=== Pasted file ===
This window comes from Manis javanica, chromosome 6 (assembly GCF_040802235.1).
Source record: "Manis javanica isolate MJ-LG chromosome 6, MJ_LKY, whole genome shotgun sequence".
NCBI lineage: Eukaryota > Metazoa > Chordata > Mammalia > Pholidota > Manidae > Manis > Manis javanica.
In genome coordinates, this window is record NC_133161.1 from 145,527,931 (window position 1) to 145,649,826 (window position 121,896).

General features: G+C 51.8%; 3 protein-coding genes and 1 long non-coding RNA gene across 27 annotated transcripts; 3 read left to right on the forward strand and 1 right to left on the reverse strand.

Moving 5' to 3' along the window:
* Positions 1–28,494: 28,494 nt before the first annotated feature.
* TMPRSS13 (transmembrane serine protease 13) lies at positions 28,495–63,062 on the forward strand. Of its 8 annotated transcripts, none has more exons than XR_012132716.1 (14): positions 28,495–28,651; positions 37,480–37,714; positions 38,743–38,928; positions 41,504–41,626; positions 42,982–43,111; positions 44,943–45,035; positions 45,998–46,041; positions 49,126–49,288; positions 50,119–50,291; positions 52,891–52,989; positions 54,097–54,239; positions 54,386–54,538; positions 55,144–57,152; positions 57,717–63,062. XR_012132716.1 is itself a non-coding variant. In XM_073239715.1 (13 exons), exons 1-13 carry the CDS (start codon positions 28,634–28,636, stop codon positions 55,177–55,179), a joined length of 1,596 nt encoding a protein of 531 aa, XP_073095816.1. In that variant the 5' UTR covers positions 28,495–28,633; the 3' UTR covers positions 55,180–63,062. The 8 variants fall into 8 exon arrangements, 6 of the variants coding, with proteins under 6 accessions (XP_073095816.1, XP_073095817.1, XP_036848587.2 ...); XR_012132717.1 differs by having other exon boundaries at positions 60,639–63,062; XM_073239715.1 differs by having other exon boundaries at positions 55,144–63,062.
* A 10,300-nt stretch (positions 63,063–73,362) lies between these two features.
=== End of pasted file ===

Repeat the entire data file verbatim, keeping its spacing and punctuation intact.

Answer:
This window comes from Manis javanica, chromosome 6 (assembly GCF_040802235.1).
Source record: "Manis javanica isolate MJ-LG chromosome 6, MJ_LKY, whole genome shotgun sequence".
NCBI lineage: Eukaryota > Metazoa > Chordata > Mammalia > Pholidota > Manidae > Manis > Manis javanica.
In genome coordinates, this window is record NC_133161.1 from 145,527,931 (window position 1) to 145,649,826 (window position 121,896).

General features: G+C 51.8%; 3 protein-coding genes and 1 long non-coding RNA gene across 27 annotated transcripts; 3 read left to right on the forward strand and 1 right to left on the reverse strand.

Moving 5' to 3' along the window:
* Positions 1–28,494: 28,494 nt before the first annotated feature.
* TMPRSS13 (transmembrane serine protease 13) lies at positions 28,495–63,062 on the forward strand. Of its 8 annotated transcripts, none has more exons than XR_012132716.1 (14): positions 28,495–28,651; positions 37,480–37,714; positions 38,743–38,928; positions 41,504–41,626; positions 42,982–43,111; positions 44,943–45,035; positions 45,998–46,041; positions 49,126–49,288; positions 50,119–50,291; positions 52,891–52,989; positions 54,097–54,239; positions 54,386–54,538; positions 55,144–57,152; positions 57,717–63,062. XR_012132716.1 is itself a non-coding variant. In XM_073239715.1 (13 exons), exons 1-13 carry the CDS (start codon positions 28,634–28,636, stop codon positions 55,177–55,179), a joined length of 1,596 nt encoding a protein of 531 aa, XP_073095816.1. In that variant the 5' UTR covers positions 28,495–28,633; the 3' UTR covers positions 55,180–63,062. The 8 variants fall into 8 exon arrangements, 6 of the variants coding, with proteins under 6 accessions (XP_073095816.1, XP_073095817.1, XP_036848587.2 ...); XR_012132717.1 differs by having other exon boundaries at positions 60,639–63,062; XM_073239715.1 differs by having other exon boundaries at positions 55,144–63,062.
* A 10,300-nt stretch (positions 63,063–73,362) lies between these two features.